Staffordshire County Council Highways Department sends out special neighbourhood teams each summer to tidy up and improve villages, and the one assigned to us will reach Draycott in the Moors around July.

The department is asking the parish council to come up with a list of needful tasks – and of course the parish council wants in turn to hear from you what job you consider should be carried out around the village too.
The sorts of matters the team are looking to deal with could include: tidying grass, work sorting ditches, cleaning graffiti off signs, tidying pavements, clearing highways, attending to verges.

If you have any ideas, please contribute!

Want to comment on any of the items on this page?
Just use the comments box – near the bottom of this page.

(The form will ask if you wish to put in your email address.  You don’t have to, and it is always kept private anyway and never published, but, if you don’t add your email, that means you might miss any responses to your comment).

NEWS: tax rise? / Izaak latest / burglary / Potter play on

News-in-brief of Draycott-In-The-Moors in late-January 2014
We have news of…:  rise in parish council tax?  / the latest on the Izaak Walton / Draycott Potter FC play on / Cresswell burglary  / local library under review.
(NB – There are also dozens of events in the area. Check out the Events page!)

– – –
Rise in council tax?

If a recent decision by Draycott Parish Council goes ahead, it looks like we may well be paying more for the parish part of our council tax.
Parish Council members have agreed that they will seek an almost 25% rise in their allotted money, which would mean that the council would receive £8000 in 2014/15, instead of what it received last financial year, which was £6700-ish.

The request for the large increase is, it seems, because of the unexpected costs incurred in staging last year’s by-election (when Roger Tabbernor was elected as a new councillor), which has left the council shorter on funds than it would like to be.

However, it’s yet to be seen whether the council will be able to persuade the powers-that-be that they should be allowed the rise.

– – –
Izaak – latest

It is now exactly a year since the Izaak Walton Inn in Cresswell ‘went dark’ – and closed.
The pub-business that own it, Wellington, says the place is available for lease, and they do have it up on the James A Baker real-estate website, but (as far as we know) they have not yet accepted any of the offers they’ve had in.

Izaak Walton Inn pub sign

Poor Izaak is flaking off more and more day by day

Wellington has, also, so far, not replied to any letters of concern sent to them by the Draycott Parish Council, despite the way the building’s appearance has been dilapidating, and the way that vandalism has been occurring on the site.
It seems a shame that the company didn’t seem to wish to talk to the local community.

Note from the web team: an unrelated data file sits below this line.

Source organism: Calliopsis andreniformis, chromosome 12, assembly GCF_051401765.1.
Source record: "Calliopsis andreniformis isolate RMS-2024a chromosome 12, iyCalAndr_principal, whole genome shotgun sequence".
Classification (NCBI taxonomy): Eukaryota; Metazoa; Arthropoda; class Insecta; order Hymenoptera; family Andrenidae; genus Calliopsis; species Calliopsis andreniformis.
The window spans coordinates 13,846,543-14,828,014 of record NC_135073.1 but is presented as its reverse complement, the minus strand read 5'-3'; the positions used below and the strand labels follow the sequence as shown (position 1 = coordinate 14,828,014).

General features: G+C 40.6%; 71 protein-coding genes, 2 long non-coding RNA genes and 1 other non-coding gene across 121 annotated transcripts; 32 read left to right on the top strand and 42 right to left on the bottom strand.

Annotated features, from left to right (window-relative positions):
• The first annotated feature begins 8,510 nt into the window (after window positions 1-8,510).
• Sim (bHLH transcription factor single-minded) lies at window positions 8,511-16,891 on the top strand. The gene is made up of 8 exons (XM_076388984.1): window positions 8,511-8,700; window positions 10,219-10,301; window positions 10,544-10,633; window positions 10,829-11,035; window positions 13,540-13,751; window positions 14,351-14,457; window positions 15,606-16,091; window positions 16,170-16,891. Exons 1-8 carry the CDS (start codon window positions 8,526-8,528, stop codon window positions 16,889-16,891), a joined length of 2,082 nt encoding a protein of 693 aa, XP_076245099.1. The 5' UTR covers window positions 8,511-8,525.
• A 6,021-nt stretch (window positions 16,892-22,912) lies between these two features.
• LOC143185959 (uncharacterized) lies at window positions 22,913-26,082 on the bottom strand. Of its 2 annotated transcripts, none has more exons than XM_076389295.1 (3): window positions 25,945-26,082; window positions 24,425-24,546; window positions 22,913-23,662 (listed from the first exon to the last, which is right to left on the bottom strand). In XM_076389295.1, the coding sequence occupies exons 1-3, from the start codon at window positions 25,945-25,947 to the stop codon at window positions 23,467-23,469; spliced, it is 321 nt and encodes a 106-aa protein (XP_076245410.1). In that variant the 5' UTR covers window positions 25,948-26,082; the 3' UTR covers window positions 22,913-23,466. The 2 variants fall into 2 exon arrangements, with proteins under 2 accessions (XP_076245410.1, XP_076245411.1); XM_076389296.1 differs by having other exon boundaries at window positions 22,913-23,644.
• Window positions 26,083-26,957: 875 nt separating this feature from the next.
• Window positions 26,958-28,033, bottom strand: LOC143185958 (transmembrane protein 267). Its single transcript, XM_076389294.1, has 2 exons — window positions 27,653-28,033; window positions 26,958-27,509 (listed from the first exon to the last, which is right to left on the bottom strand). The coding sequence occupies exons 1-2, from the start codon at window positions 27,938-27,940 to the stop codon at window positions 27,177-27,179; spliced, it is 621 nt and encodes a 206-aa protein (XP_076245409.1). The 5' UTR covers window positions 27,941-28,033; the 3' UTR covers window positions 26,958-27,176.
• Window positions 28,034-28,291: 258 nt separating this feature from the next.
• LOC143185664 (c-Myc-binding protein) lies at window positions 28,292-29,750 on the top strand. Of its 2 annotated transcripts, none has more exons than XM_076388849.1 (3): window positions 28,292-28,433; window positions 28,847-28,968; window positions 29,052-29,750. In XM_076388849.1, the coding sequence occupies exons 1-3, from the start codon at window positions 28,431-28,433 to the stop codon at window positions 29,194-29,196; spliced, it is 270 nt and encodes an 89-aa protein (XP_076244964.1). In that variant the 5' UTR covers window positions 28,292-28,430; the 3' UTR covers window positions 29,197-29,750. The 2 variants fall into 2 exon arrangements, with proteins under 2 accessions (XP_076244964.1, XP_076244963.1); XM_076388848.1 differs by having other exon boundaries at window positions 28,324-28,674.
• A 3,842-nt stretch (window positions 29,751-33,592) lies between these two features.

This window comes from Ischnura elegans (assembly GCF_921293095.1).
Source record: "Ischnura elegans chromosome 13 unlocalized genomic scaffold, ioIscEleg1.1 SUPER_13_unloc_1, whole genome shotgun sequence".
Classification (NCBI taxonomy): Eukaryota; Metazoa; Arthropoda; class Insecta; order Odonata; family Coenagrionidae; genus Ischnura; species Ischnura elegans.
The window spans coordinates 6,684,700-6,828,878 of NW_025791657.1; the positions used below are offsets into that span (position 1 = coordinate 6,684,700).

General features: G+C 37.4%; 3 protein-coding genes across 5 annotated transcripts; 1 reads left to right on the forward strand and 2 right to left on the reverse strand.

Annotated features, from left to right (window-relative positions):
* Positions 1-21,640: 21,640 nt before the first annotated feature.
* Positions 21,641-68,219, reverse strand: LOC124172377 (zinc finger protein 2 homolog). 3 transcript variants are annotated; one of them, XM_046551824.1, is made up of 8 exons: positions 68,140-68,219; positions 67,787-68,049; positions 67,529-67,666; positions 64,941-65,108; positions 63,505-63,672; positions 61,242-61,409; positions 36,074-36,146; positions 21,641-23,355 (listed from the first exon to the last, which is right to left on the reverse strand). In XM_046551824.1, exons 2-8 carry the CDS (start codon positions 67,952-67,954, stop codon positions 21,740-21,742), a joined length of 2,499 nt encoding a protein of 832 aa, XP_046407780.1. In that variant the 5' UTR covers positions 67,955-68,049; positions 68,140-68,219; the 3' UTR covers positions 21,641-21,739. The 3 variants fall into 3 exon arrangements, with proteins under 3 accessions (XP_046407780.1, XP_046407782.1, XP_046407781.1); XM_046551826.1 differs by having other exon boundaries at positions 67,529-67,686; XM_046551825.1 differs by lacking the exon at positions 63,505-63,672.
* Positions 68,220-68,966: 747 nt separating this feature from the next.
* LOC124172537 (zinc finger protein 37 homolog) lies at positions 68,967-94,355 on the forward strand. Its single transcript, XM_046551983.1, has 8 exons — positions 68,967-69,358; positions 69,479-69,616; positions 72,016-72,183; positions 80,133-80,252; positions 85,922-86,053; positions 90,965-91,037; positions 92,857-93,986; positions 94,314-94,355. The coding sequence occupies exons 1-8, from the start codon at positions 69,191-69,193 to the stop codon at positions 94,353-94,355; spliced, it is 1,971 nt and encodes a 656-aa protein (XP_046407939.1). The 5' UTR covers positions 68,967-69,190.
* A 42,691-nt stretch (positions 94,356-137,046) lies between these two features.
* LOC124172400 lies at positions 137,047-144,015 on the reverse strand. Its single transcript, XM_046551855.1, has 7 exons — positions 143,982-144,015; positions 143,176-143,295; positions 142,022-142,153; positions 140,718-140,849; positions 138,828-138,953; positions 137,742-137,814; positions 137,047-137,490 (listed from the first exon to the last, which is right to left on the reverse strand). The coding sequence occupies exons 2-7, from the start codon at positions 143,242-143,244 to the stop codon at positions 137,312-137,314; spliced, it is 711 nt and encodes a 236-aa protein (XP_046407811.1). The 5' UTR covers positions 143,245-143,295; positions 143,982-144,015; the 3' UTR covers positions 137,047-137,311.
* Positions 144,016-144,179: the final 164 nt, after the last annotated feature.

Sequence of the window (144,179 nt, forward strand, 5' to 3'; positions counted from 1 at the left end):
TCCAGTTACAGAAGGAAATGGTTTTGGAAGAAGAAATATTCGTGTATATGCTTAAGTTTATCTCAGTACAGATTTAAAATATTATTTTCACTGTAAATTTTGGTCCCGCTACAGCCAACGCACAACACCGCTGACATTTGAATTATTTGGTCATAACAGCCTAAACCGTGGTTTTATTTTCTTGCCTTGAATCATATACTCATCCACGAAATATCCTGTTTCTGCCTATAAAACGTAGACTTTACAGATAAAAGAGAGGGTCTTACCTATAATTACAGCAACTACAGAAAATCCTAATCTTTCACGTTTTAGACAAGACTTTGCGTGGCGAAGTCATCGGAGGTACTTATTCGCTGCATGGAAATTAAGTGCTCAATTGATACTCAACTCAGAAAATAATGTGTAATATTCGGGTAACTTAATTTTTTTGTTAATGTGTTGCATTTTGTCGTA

Izaak Walton car park

The Izaak Walton’s car park is now behind a chain-plus-tables barrier

However, at least there has been a little activity on the site in the past fortnight.
Someone has clearly been along to the pub – to clear up the litter that was in the car-park, and to create a barrier across the car-park entrance.  It’s a bit of a makeshift barrier (!)… but at least it shows some interest by the owners.

– – –
Potter keeping on

We were horrified to read in one of the local newspapers that there had been a serious injury to a home player at a recent Draycott Potter FC match.  The injury – a double fracture of the leg – was so bad that the game was called off, in respect.
Actually, the reporter was a bit mixed up.  Though the game had certainly been in Draycott (on the Draycott College pitch), the match had featured not Draycott FC but Fulford & Tean FC.    F&T’s captain Matt Forrester was the man who was so badly hurt.

As it happens, Draycott – who now play on pitches in Blythe Bridge – had actually been doing well elsewhere, in the quarter-final of the Charity Trophy tournament, where, in a hard-fought encounter, they beat Stone Town by five goals to three after extra time.
They are doing okay in the league too.

– – –
Support your local library

Blythe Bridge is home to our nearest local library.   so, it must have sent cold shivers down local library-users’ necks, not only in Blythe but here in Draycott too, to learn that the county council has decided on a full-scale review of library services.
Visits to library buildings are dropping – though electronic/digital online use is increasing massively.

If you use the library – whether frequently or infrequently – you may want to express your views about what should happen to it.  Find out more about making your views known by clicking here.

– – –
It’s easy to be a good citizen

As you may have heard by now, two weeks ago some riding tack was stolen from a stable block across the road from the cricket club in Cresswell Lane.

The police tell us that they feel that people too often do not report seeing suspicious activity – just the sort of activity that might have then led to this burglary.  Many people think they are over-reacting if they just report suspicions.